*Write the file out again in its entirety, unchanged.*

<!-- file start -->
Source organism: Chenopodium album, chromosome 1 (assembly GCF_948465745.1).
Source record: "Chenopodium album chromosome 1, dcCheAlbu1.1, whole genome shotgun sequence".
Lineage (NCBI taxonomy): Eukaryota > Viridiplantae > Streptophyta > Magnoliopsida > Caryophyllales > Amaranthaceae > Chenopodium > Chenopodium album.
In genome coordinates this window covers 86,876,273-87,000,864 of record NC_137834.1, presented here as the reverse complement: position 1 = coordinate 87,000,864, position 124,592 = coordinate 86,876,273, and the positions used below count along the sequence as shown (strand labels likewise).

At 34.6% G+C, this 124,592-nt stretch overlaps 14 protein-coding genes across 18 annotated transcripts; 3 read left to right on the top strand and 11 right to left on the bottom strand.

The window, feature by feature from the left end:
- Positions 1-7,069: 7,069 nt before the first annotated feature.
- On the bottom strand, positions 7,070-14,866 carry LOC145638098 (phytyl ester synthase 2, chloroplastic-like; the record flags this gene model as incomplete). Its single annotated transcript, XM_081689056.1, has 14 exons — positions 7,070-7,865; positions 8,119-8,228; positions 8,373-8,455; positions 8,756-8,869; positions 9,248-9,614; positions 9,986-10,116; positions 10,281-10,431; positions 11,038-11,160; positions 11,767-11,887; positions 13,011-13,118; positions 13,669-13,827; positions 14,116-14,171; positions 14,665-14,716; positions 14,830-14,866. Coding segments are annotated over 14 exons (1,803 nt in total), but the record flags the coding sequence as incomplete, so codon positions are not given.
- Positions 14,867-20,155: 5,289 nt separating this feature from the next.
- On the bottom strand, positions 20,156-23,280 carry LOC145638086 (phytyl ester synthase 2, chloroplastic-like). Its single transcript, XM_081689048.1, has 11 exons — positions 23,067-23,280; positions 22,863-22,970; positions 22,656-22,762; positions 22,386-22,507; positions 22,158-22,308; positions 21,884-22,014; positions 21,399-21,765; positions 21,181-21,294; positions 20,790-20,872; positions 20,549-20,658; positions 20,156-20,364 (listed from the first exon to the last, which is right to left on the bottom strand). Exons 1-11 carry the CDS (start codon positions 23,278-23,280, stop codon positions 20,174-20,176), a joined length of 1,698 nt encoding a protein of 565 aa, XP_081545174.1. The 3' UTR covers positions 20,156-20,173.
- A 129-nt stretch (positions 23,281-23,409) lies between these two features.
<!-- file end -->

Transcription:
Source organism: Chenopodium album, chromosome 1 (assembly GCF_948465745.1).
Source record: "Chenopodium album chromosome 1, dcCheAlbu1.1, whole genome shotgun sequence".
Lineage (NCBI taxonomy): Eukaryota > Viridiplantae > Streptophyta > Magnoliopsida > Caryophyllales > Amaranthaceae > Chenopodium > Chenopodium album.
In genome coordinates this window covers 86,876,273-87,000,864 of record NC_137834.1, presented here as the reverse complement: position 1 = coordinate 87,000,864, position 124,592 = coordinate 86,876,273, and the positions used below count along the sequence as shown (strand labels likewise).

At 34.6% G+C, this 124,592-nt stretch overlaps 14 protein-coding genes across 18 annotated transcripts; 3 read left to right on the top strand and 11 right to left on the bottom strand.

The window, feature by feature from the left end:
- Positions 1-7,069: 7,069 nt before the first annotated feature.
- On the bottom strand, positions 7,070-14,866 carry LOC145638098 (phytyl ester synthase 2, chloroplastic-like; the record flags this gene model as incomplete). Its single annotated transcript, XM_081689056.1, has 14 exons — positions 7,070-7,865; positions 8,119-8,228; positions 8,373-8,455; positions 8,756-8,869; positions 9,248-9,614; positions 9,986-10,116; positions 10,281-10,431; positions 11,038-11,160; positions 11,767-11,887; positions 13,011-13,118; positions 13,669-13,827; positions 14,116-14,171; positions 14,665-14,716; positions 14,830-14,866. Coding segments are annotated over 14 exons (1,803 nt in total), but the record flags the coding sequence as incomplete, so codon positions are not given.
- Positions 14,867-20,155: 5,289 nt separating this feature from the next.
- On the bottom strand, positions 20,156-23,280 carry LOC145638086 (phytyl ester synthase 2, chloroplastic-like). Its single transcript, XM_081689048.1, has 11 exons — positions 23,067-23,280; positions 22,863-22,970; positions 22,656-22,762; positions 22,386-22,507; positions 22,158-22,308; positions 21,884-22,014; positions 21,399-21,765; positions 21,181-21,294; positions 20,790-20,872; positions 20,549-20,658; positions 20,156-20,364 (listed from the first exon to the last, which is right to left on the bottom strand). Exons 1-11 carry the CDS (start codon positions 23,278-23,280, stop codon positions 20,174-20,176), a joined length of 1,698 nt encoding a protein of 565 aa, XP_081545174.1. The 3' UTR covers positions 20,156-20,173.
- A 129-nt stretch (positions 23,281-23,409) lies between these two features.